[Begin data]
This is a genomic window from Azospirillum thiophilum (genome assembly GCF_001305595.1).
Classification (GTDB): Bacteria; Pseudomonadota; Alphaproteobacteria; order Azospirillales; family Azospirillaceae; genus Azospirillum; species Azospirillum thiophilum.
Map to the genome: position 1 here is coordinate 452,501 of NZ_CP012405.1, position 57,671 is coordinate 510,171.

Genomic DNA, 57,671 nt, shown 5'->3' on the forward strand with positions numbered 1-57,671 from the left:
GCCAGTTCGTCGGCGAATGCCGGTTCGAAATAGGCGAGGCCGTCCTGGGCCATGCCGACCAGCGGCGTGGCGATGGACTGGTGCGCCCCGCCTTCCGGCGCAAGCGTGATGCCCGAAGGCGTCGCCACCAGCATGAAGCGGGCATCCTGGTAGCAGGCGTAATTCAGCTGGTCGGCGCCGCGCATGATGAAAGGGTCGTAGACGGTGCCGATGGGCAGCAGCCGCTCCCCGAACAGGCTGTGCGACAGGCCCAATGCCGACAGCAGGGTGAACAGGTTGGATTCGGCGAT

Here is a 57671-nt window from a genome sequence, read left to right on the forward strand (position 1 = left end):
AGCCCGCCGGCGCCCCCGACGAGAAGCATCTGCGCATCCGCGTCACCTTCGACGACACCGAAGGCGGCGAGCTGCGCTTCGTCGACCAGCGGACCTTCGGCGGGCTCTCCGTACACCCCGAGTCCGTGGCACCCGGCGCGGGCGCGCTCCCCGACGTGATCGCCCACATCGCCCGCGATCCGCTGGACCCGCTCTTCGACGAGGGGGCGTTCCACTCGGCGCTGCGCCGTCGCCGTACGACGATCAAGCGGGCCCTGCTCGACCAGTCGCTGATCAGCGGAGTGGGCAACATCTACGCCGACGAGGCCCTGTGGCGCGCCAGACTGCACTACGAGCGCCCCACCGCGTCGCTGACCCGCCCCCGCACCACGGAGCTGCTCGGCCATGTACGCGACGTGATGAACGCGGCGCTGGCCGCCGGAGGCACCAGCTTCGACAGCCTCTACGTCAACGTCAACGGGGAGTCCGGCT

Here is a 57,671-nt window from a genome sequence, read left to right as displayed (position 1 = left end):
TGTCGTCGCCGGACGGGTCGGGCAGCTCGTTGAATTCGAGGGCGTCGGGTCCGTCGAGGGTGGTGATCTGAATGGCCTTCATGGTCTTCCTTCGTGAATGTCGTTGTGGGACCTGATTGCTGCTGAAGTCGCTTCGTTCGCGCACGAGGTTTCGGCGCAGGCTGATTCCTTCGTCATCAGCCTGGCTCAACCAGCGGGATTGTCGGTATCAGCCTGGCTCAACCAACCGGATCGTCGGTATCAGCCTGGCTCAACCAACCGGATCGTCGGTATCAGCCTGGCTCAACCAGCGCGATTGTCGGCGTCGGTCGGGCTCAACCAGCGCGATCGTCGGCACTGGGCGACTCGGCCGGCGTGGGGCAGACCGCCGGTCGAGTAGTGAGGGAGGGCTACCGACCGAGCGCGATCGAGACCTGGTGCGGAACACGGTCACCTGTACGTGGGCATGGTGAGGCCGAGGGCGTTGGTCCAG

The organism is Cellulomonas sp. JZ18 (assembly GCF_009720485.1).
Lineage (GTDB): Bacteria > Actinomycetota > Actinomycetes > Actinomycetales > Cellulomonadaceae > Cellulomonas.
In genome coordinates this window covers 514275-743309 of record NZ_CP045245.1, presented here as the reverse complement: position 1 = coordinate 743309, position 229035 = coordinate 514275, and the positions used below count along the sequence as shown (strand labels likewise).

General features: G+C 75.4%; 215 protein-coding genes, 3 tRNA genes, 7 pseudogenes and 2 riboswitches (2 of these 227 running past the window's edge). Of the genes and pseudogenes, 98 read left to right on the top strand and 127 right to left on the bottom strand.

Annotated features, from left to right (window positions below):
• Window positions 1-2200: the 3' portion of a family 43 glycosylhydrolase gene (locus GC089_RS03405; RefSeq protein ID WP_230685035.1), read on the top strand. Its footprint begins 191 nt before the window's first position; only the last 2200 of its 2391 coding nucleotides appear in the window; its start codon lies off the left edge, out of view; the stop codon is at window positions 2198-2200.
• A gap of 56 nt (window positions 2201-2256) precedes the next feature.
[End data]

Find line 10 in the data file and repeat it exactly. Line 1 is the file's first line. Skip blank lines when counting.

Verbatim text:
The organism is Cellulomonas sp. JZ18 (assembly GCF_009720485.1).